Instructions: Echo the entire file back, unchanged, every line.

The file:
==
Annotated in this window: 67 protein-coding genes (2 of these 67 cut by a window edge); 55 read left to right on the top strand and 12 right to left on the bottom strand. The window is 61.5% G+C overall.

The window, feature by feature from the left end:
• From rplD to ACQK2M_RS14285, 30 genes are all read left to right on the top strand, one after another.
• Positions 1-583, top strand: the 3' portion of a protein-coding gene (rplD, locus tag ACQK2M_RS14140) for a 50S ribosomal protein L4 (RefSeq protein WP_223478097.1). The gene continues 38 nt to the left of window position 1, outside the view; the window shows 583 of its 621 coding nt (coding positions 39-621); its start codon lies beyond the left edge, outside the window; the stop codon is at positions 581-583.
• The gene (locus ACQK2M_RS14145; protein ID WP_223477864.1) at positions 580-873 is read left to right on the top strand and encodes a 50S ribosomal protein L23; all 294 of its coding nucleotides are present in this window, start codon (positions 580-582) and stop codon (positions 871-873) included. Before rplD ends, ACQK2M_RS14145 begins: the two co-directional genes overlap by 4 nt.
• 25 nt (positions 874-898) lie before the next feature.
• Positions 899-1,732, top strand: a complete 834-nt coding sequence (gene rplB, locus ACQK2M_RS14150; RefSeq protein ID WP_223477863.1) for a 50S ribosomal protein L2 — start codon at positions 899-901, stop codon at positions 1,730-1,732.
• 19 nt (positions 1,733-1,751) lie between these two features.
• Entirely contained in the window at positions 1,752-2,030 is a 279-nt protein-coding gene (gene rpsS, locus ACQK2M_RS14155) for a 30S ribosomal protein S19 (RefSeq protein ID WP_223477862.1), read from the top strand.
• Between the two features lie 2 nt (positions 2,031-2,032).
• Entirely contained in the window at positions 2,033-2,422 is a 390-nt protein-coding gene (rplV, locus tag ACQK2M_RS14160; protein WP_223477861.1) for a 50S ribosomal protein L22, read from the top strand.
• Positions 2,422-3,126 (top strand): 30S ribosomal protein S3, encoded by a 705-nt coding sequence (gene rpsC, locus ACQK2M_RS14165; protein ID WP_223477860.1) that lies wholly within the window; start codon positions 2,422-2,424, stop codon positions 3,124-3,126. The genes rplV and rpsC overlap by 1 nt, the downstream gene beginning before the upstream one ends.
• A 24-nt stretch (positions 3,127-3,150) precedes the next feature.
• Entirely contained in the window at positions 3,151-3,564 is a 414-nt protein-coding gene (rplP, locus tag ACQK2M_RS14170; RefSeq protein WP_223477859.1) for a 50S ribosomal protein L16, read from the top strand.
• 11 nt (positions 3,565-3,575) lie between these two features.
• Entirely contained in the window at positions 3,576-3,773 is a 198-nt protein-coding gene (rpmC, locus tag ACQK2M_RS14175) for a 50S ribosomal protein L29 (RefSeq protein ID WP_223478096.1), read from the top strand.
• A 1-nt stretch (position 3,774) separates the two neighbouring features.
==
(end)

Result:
Annotated in this window: 67 protein-coding genes (2 of these 67 cut by a window edge); 55 read left to right on the top strand and 12 right to left on the bottom strand. The window is 61.5% G+C overall.

The window, feature by feature from the left end:
• From rplD to ACQK2M_RS14285, 30 genes are all read left to right on the top strand, one after another.
• Positions 1-583, top strand: the 3' portion of a protein-coding gene (rplD, locus tag ACQK2M_RS14140) for a 50S ribosomal protein L4 (RefSeq protein WP_223478097.1). The gene continues 38 nt to the left of window position 1, outside the view; the window shows 583 of its 621 coding nt (coding positions 39-621); its start codon lies beyond the left edge, outside the window; the stop codon is at positions 581-583.
• The gene (locus ACQK2M_RS14145; protein ID WP_223477864.1) at positions 580-873 is read left to right on the top strand and encodes a 50S ribosomal protein L23; all 294 of its coding nucleotides are present in this window, start codon (positions 580-582) and stop codon (positions 871-873) included. Before rplD ends, ACQK2M_RS14145 begins: the two co-directional genes overlap by 4 nt.
• 25 nt (positions 874-898) lie before the next feature.
• Positions 899-1,732, top strand: a complete 834-nt coding sequence (gene rplB, locus ACQK2M_RS14150; RefSeq protein ID WP_223477863.1) for a 50S ribosomal protein L2 — start codon at positions 899-901, stop codon at positions 1,730-1,732.
• 19 nt (positions 1,733-1,751) lie between these two features.
• Entirely contained in the window at positions 1,752-2,030 is a 279-nt protein-coding gene (gene rpsS, locus ACQK2M_RS14155) for a 30S ribosomal protein S19 (RefSeq protein ID WP_223477862.1), read from the top strand.
• Between the two features lie 2 nt (positions 2,031-2,032).
• Entirely contained in the window at positions 2,033-2,422 is a 390-nt protein-coding gene (rplV, locus tag ACQK2M_RS14160; protein WP_223477861.1) for a 50S ribosomal protein L22, read from the top strand.
• Positions 2,422-3,126 (top strand): 30S ribosomal protein S3, encoded by a 705-nt coding sequence (gene rpsC, locus ACQK2M_RS14165; protein ID WP_223477860.1) that lies wholly within the window; start codon positions 2,422-2,424, stop codon positions 3,124-3,126. The genes rplV and rpsC overlap by 1 nt, the downstream gene beginning before the upstream one ends.
• A 24-nt stretch (positions 3,127-3,150) precedes the next feature.
• Entirely contained in the window at positions 3,151-3,564 is a 414-nt protein-coding gene (rplP, locus tag ACQK2M_RS14170; RefSeq protein WP_223477859.1) for a 50S ribosomal protein L16, read from the top strand.
• 11 nt (positions 3,565-3,575) lie between these two features.
• Entirely contained in the window at positions 3,576-3,773 is a 198-nt protein-coding gene (rpmC, locus tag ACQK2M_RS14175) for a 50S ribosomal protein L29 (RefSeq protein ID WP_223478096.1), read from the top strand.
• A 1-nt stretch (position 3,774) separates the two neighbouring features.